Circuit Theory/Convolution Integral/Examples/example49/current
Given that the source voltage is (2t-3t2), find voltage across the resistor.
Here focused on finding current first:
simplify(1/(4 + s + 1/(0.25*s)))
solve(s^2 + 4.0*s + 4.0,s)
There are two equal roots at s = -2, so the solution has the form:
After a long time attached to a unit step function source, the inductor has shorted and the capacitor has opened. All the drop is across the capacitor. The current is zero.
So far the full equation is:
Initial current through the series leg is zero because of the assumed initial conditions of the inductor. This means:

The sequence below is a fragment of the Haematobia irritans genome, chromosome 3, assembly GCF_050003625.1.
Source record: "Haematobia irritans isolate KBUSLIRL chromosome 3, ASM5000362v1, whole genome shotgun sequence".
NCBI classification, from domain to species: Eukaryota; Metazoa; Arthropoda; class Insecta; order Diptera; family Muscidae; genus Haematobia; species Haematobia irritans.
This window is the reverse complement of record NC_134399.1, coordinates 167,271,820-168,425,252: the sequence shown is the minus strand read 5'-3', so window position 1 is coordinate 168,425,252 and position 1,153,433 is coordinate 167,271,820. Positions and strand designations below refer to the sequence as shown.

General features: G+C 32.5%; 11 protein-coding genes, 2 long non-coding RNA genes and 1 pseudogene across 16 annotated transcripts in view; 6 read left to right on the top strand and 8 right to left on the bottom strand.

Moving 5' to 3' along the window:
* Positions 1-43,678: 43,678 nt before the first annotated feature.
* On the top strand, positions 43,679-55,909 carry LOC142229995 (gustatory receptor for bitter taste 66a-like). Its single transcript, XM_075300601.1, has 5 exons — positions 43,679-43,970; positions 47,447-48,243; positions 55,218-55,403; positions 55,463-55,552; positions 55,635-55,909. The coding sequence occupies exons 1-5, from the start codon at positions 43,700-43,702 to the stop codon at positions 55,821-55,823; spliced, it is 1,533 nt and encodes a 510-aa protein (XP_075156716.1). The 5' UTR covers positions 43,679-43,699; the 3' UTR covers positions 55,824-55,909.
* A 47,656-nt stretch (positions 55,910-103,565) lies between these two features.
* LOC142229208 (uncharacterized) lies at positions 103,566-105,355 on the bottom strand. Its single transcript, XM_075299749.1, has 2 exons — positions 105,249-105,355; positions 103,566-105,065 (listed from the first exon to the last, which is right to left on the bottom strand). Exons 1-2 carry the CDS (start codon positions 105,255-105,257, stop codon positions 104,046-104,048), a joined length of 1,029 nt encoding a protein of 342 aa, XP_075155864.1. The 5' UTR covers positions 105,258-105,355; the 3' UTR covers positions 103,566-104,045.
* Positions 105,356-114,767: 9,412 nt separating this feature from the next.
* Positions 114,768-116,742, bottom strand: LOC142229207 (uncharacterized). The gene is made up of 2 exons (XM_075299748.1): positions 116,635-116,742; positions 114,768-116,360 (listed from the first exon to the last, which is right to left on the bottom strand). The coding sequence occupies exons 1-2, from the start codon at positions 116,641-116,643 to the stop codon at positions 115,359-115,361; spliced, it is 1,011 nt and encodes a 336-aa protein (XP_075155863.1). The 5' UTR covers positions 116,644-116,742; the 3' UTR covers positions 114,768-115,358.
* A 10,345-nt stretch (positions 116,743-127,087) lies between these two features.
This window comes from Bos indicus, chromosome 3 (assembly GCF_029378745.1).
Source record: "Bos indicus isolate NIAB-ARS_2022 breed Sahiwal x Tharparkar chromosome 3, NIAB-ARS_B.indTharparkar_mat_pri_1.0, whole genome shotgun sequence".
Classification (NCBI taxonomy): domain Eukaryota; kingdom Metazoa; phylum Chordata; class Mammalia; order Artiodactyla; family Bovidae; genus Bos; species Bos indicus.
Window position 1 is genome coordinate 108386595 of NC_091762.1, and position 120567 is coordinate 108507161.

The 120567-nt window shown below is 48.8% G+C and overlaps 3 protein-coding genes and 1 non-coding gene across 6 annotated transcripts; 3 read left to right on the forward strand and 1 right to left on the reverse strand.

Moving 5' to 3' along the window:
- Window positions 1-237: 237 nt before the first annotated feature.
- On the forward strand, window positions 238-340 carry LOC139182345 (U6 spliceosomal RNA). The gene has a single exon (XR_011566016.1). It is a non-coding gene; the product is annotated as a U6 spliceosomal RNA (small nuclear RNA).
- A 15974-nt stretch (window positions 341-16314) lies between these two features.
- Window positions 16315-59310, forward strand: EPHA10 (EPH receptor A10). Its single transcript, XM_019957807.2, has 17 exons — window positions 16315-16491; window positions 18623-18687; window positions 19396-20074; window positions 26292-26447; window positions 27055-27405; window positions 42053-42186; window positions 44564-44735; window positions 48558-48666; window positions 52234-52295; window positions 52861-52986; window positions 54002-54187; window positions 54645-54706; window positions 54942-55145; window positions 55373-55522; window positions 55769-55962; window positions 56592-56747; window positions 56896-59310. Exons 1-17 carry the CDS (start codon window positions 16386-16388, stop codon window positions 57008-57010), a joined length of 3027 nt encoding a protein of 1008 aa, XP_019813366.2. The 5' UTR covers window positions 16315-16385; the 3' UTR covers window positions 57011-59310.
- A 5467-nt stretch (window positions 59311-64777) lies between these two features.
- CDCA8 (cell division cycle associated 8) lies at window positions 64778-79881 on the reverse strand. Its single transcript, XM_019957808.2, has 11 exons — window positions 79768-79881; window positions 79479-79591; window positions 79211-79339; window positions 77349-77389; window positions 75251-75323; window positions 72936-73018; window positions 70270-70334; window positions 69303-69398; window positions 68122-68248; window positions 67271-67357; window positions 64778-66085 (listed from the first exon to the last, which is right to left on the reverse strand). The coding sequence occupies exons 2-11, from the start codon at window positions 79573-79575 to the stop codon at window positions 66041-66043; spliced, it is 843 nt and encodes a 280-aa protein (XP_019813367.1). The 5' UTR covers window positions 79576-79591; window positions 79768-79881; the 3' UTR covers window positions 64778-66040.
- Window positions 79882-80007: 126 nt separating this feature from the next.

Assuming the initial voltage across the capacitor is zero, then initial voltage drop has to be across the inductor.
After a long period of time, the current still has to be zero so:
This means that:
The 4 is lost in the numerator of the transfer function if a transfer function is written for Vr initially. The 4 does not make it into the homogeneous solution. In second order analysis, never write a transfer function for a resistor.
Taking the derivative of the above get:
f := (4*exp(-2*(t-x)) - 8*(t-x)exp(-2*(t-x)))*(2*x-3*x^2); S :=int(f,x=0..t)
There will not be any constant since again, V_R(t) = 0 after a long time ... and the capacitor opens.